Light therapy, which involves exposure to a bright light that mimics natural sunlight, is a common and effective treatment for SAD. Ensuring adequate light exposure through various means can be a preventative measure for those susceptible to this condition.

Tips for Getting the Light You Need

sun rays through leaves in autumn

1. Morning Sunlight Rituals

Senior man drinks hot beverage on  on the porch in autumn

Start your day with a morning sunlight ritual. Spend time outdoors, preferably within the first hour of waking, to absorb natural light. Your daily sunlight ritual can be as simple as taking a brisk walk, enjoying coffee on the porch, or doing a morning workout in the garden.

2. Use Light Therapy Lamps

Elderly Person Light Therapy

Light therapy lamps, designed to mimic natural sunlight, can be a valuable add-on to your winter routine. Position the lamp at eye level and spend 20-30 minutes in front of it each morning. This light therapy method can help regulate your circadian rhythms, boost mood, and alleviate symptoms of SAD.

3. Maximize Natural Light Indoors

Woman chilling and reading in living room

Arrange your living and working spaces to maximize exposure to natural light. Keep curtains open during the day, choose light-colored decor to reflect light, and position furniture near windows. Enhancing your space to maximize sunlight ensures you benefit from as much natural light as possible indoors.

4. Invest in Full-Spectrum Bulbs

older woman changing light bulb in her house.

Replace traditional light bulbs with full-spectrum bulbs, which closely mimic the spectrum of natural sunlight. These bulbs can be particularly beneficial in areas with limited sunlight, such as basements or rooms with few windows.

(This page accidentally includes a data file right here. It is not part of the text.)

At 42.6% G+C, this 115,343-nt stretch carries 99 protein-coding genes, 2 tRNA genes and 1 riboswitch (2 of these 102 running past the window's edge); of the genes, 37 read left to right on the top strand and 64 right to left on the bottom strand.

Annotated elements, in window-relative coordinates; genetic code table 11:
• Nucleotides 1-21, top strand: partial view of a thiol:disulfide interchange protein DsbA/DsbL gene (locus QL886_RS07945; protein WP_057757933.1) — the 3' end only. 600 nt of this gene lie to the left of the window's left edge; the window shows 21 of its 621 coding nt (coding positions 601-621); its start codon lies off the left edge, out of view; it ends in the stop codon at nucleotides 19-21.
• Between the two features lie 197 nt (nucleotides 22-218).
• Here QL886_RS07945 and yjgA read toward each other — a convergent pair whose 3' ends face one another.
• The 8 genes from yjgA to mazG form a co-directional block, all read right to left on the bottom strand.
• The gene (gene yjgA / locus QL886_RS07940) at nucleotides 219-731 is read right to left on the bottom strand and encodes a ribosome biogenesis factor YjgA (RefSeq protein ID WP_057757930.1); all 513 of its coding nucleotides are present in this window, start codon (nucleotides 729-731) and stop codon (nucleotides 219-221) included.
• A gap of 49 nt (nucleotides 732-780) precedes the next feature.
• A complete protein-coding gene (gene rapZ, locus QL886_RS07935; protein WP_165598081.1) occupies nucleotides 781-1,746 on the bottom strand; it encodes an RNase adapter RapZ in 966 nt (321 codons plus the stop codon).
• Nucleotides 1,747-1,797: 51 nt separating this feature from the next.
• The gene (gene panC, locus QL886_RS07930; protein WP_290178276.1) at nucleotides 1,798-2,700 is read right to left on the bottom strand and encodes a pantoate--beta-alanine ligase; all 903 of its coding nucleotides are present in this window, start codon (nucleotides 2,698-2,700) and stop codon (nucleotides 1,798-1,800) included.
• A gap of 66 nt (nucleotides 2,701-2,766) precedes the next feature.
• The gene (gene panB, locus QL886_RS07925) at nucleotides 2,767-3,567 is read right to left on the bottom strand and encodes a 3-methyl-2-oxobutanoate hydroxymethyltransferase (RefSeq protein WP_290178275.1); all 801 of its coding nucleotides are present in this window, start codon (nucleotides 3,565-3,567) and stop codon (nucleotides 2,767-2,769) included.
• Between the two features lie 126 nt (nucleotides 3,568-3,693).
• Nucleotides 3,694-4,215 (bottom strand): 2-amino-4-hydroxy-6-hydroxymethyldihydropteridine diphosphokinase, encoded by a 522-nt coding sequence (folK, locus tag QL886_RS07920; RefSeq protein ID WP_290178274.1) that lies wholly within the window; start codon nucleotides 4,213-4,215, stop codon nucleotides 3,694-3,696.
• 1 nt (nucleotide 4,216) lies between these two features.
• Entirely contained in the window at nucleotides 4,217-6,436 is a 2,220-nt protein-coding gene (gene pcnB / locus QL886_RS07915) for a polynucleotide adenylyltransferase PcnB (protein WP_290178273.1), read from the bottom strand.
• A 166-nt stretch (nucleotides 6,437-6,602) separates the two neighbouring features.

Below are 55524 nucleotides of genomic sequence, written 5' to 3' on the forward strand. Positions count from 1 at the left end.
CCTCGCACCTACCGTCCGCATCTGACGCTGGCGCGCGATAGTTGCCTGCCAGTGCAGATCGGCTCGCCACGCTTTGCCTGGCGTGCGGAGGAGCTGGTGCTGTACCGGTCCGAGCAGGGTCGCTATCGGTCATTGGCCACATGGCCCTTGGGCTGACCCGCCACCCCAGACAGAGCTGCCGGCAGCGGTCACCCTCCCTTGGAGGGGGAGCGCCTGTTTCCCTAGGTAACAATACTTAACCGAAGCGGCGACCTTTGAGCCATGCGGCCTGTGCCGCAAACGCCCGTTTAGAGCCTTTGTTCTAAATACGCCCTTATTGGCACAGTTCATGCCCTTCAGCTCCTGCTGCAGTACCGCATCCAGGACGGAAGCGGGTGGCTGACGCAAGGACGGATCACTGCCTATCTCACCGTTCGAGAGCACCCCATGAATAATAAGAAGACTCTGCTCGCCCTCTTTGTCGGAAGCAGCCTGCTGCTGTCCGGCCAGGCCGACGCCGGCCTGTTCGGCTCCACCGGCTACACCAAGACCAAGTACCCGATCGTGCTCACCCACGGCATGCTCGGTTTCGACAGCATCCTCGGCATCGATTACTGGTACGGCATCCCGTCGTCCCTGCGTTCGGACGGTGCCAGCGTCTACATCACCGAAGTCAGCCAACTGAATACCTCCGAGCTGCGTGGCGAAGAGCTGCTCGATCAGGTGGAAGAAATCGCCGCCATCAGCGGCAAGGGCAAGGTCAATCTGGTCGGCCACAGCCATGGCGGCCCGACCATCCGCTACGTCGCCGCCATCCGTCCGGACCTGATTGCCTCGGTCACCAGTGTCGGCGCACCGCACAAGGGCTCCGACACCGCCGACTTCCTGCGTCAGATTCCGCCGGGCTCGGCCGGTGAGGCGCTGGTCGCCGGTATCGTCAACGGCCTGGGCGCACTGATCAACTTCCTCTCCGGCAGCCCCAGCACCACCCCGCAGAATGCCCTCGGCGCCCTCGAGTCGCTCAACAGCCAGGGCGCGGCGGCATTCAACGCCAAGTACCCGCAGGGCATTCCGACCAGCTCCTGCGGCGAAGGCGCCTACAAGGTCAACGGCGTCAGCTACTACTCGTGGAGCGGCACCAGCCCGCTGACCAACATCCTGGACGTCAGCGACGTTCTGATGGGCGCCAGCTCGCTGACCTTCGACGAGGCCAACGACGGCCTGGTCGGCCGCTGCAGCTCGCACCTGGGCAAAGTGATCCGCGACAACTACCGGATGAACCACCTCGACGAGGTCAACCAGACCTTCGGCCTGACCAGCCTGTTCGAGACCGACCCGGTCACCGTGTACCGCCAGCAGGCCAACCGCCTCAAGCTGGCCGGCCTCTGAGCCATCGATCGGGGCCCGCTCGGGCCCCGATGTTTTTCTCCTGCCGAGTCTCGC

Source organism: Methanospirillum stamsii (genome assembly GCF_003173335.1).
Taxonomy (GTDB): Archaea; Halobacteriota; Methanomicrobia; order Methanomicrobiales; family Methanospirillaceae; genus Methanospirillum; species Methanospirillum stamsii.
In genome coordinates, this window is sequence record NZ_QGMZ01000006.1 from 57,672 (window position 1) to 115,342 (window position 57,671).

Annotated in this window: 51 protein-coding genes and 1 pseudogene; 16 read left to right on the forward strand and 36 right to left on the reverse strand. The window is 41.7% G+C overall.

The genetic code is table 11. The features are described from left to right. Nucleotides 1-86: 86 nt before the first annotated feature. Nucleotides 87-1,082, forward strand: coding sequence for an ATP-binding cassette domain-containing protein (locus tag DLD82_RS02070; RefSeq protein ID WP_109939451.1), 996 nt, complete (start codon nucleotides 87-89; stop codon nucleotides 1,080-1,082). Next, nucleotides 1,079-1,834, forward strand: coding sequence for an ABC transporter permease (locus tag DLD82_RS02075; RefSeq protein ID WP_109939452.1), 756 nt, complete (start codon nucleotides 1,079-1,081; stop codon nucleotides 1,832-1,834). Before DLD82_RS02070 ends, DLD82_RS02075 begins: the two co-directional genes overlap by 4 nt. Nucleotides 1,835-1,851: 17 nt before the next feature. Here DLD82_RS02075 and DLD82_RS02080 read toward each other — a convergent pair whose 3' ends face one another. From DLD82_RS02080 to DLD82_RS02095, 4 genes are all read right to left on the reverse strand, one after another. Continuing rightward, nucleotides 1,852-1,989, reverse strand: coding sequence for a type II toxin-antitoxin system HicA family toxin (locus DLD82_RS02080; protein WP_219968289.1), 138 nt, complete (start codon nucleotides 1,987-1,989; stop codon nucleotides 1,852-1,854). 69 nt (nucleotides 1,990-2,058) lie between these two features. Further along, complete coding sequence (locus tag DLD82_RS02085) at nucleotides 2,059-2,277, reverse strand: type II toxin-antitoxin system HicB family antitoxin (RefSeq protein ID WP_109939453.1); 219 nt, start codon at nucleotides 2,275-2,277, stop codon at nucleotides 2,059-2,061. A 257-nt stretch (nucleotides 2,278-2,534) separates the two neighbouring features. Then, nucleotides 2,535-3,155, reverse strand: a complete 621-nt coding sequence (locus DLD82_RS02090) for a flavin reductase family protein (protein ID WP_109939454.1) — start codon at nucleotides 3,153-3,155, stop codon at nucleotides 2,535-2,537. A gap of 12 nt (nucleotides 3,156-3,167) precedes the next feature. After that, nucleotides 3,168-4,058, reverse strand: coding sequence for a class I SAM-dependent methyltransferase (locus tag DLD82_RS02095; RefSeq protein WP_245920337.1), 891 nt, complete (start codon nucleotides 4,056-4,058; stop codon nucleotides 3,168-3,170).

5. Create Bright Spaces

Living room with natural sunlight

Opt for bright, well-lit environments in your home and workspace. Arrange furniture to capitalize on available light, and consider adding mirrors to reflect and amplify natural light. Bright spaces contribute to a positive and energetic atmosphere.

6. Outdoor Activities in Daylight

Middle aged couple walking their two dogs in forest.

Whenever possible, engage in outdoor activities during daylight hours. Whether exercising, reading, or simply enjoying a cup of tea, spending time outdoors exposes you to natural light and provides various mental health benefits.

Understanding the profound impact of light on mental health, particularly in winter, empowers you to take proactive steps to enhance your overall well-being. Try weaving these tips into your daily routine to harness the therapeutic power of light to combat the winter blues, improve mood, and cultivate a healthier mindset. Light, as a natural and accessible resource, becomes a crucial ally in pursuing mental wellness throughout the seasons.

Lighten Your Day with Mushrooms

Stonehenge Dynamic Mushrooms

Stonehenge Health Dynamic Mushrooms brings together the powerful combination of Lion’s Mane and Reishi with Chaga, Maitake, and Shiitake. These mushrooms are adaptogens, a category of herbs and fungi known for their ability to support wellness* 

Adaptogens, such as those found in Dynamic Mushrooms, work by helping the body adapt to various stressors.* In particular, Lion’s Mane and Reishi are known for their cognitive benefits, while Chaga, Maitake, and Shiitake contribute to overall well-being.* 

By conveniently combining these adaptogenic mushrooms, Stonehenge Health allows you to effortlessly incorporate their wide-ranging benefits into your daily routine without the need to source individual ingredients.*

Immerse yourself in the advantages of adaptogens and achieve a more centered state of being with Stonehenge Health Dynamic Mushrooms.*

* These statements have not been evaluated by the Food and Drug Administration. This product is not intended to diagnose, treat, cure or prevent any disease.

1. Journal of Affective Disorders, Vol 261, 15 Feb 2020, Pages 91-98 2. Walker WH 2nd, Walton JC, DeVries AC, Nelson RJ. Transl Psychiatry. 2020 Jan 23;10(1):28. 3. Oaklander M. “The Sun and Your Mood: Why Sunlight Is So Good For You.” Time. 2017. 4. Eyles, D. W., et all (2013). Frontiers in Neuroendocrinology, 34(1), 47–64. 5. Being in natural light improves mood, increases happiness UCLA Health.